Stand out from the crowd in your job search

Written by
Changeboard Team

28 Jul 2011

28 Jul 2011 • by Changeboard Team

Outline specific skills & achievements

Although there’s no denying that competition for jobs has intensified, there are still opportunities out there for senior HR professionals, so it’s vital to stay positive; employers are looking to hire individuals who can demonstrate an ability to add value in a challenging environment.

The first thing to think about when looking for a new job is your CV or application form. Often HR professionals don’t invest the time in their own job search and can struggle to identify their achievements, but in order to stand out from the crowd you need to have a solid CV. It needs to clearly highlight the value you can add to the potential employer – the goal is to set yourself apart from other professionals.

Don’t be too generalist, state your areas of expertise and then highlight the experience that supports this. What employers will be looking for are the extra responsibilities that you have taken on. For example, how many people have you managed? Who did you report to? Have you been on the board? Do you have any project and change experience?

On the whole, senior individuals produce good quality CVs due to their experience and understanding of what employers look for. But we still recommend you get someone else to review it in order to see if it clearly conveys what you have done and where your core competencies lie in relation to the role you are applying for.

Interview tips

Once you secure an interview make sure you prepare thoroughly. Most employers will use competency-based interviewing (CBI) as it is the most popular interview approach, based on the premise that future performance can be predicted by past behaviour. During a CBI interview, senior HR professionals will be expected to demonstrate their experience in key areas. These tend to include personal skills such as communication, commercial awareness, decision-making, problem solving and leadership skills, as well as organisational skills such as bench marking. Managerial experience and your functional skills will also usually be tested, but these may vary depending on the role you are applying for. Most senior roles will also require experience in areas such as strategy planning.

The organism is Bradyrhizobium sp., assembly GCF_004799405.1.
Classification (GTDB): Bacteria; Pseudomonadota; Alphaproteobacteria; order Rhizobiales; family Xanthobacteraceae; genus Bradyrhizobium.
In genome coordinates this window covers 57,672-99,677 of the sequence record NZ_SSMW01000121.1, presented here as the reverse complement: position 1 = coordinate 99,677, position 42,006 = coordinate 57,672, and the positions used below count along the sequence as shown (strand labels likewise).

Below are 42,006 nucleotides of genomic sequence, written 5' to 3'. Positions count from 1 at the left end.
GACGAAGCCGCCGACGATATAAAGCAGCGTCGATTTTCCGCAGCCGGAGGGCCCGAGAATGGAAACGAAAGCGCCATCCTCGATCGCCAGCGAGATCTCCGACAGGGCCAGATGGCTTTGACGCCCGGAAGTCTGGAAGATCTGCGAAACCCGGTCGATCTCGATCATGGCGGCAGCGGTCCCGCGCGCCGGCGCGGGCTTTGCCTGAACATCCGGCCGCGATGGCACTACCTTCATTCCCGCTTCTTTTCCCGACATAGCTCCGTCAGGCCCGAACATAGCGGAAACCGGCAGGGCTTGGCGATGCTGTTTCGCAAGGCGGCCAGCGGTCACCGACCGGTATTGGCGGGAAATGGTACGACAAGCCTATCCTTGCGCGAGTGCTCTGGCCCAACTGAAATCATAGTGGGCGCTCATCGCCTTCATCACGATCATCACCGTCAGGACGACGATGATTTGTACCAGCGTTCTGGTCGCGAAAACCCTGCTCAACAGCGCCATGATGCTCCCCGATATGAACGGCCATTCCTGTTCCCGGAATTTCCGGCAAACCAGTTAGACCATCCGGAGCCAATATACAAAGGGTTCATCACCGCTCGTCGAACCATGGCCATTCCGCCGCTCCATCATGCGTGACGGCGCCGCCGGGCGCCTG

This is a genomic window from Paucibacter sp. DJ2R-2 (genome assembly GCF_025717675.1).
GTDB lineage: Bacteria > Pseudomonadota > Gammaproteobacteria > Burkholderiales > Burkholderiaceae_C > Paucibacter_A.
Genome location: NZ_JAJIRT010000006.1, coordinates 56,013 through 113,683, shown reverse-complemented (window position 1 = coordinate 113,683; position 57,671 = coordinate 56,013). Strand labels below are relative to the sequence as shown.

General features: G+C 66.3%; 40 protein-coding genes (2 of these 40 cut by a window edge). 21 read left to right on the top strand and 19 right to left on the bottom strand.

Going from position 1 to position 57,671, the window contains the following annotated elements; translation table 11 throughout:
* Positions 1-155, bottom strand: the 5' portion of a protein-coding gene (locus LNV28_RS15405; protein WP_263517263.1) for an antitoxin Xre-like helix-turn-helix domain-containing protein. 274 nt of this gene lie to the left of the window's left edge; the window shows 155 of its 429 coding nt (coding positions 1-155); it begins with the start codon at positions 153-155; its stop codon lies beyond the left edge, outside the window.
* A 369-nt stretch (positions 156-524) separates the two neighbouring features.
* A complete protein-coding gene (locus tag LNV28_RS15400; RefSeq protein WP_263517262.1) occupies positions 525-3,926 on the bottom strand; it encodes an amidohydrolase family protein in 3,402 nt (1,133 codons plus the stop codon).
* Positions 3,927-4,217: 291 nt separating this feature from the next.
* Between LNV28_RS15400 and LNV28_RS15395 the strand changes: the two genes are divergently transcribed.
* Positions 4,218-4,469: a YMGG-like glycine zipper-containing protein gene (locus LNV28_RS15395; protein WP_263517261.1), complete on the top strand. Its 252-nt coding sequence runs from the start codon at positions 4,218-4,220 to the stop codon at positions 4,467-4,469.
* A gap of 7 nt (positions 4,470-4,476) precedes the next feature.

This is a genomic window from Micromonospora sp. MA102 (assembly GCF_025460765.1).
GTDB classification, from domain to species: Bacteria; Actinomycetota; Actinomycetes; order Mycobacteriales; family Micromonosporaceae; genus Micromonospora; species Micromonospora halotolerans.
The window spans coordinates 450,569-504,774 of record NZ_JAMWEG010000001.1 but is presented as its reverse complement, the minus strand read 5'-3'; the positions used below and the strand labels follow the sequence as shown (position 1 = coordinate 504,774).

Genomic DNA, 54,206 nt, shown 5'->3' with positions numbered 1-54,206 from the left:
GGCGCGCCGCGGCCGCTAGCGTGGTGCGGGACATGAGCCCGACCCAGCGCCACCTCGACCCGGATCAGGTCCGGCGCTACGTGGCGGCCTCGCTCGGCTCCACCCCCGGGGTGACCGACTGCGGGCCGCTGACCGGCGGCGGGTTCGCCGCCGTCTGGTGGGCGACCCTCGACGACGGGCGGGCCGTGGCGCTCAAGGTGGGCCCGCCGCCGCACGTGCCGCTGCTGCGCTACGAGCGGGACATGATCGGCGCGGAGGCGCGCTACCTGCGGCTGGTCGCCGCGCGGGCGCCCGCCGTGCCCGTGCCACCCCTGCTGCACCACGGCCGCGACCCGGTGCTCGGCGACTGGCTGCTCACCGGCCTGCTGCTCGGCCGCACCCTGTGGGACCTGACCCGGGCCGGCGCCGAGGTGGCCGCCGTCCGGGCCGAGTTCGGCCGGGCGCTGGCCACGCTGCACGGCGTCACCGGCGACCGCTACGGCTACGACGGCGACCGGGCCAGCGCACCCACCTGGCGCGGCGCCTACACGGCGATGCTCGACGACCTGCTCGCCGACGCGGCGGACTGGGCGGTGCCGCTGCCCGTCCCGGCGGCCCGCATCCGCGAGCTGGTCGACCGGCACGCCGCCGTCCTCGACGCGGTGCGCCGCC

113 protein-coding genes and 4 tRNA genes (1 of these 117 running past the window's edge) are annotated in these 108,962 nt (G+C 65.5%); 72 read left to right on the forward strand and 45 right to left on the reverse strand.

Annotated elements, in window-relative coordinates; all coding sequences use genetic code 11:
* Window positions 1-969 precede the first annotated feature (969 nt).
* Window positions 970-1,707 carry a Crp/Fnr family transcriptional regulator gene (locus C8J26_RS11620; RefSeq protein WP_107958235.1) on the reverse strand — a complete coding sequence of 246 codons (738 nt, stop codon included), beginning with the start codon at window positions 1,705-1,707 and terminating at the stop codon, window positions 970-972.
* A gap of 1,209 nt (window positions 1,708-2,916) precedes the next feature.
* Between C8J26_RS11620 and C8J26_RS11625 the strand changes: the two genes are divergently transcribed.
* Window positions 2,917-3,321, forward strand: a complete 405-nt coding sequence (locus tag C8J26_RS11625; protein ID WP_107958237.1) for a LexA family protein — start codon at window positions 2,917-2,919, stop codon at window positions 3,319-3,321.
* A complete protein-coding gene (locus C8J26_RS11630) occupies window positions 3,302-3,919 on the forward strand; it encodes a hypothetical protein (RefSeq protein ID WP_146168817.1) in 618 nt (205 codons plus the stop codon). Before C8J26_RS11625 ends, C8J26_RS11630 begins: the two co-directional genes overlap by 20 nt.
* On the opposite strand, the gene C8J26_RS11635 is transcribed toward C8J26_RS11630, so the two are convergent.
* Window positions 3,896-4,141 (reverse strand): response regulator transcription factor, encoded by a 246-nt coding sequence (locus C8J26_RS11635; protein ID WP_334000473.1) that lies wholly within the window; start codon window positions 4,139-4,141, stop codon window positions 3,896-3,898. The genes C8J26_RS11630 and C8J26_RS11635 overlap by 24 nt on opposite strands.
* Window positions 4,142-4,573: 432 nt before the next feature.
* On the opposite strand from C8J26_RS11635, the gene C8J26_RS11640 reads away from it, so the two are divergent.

Ensure each answer you give includes an example that describes a particular scenario, the actions you took and the impact it had on the business. Be clear about the role you played, as the interviewer will want to see how you personally handled the situation, therefore avoid saying ‘we’ or using theoretical situations in your answers. Questions will come in the form of, “Tell me about a time when you had to manage a challenging member of staff. What was the situation, how did you deal with it and what was the outcome?” It's important to be prepared to answer questions in a detailed but succinct manner.

Flexibility is key within HR

Overall, in the current market it's important to make sure you are considering all of your options - being flexible is key. Think about where your transferable skills lie and focus your efforts on areas that are showing resilience, such as internal recruitment and talent management. TUPE, restructuring and change skills are also sought after. In addition, private sector opportunities are steadily increasing, and those showing greater opportunities for HR professionals are manufacturing, banking, financial services, energy and retail.

It's also important to be proactive. Make sure you are speaking with a recruiting expert as a good recruiter can aid your job search. Expert consultants will have access to opportunities that are not always advertised and understand what employers are looking for.

For the latest HR jobs and human resources jobs, please visit the Changeboard homepage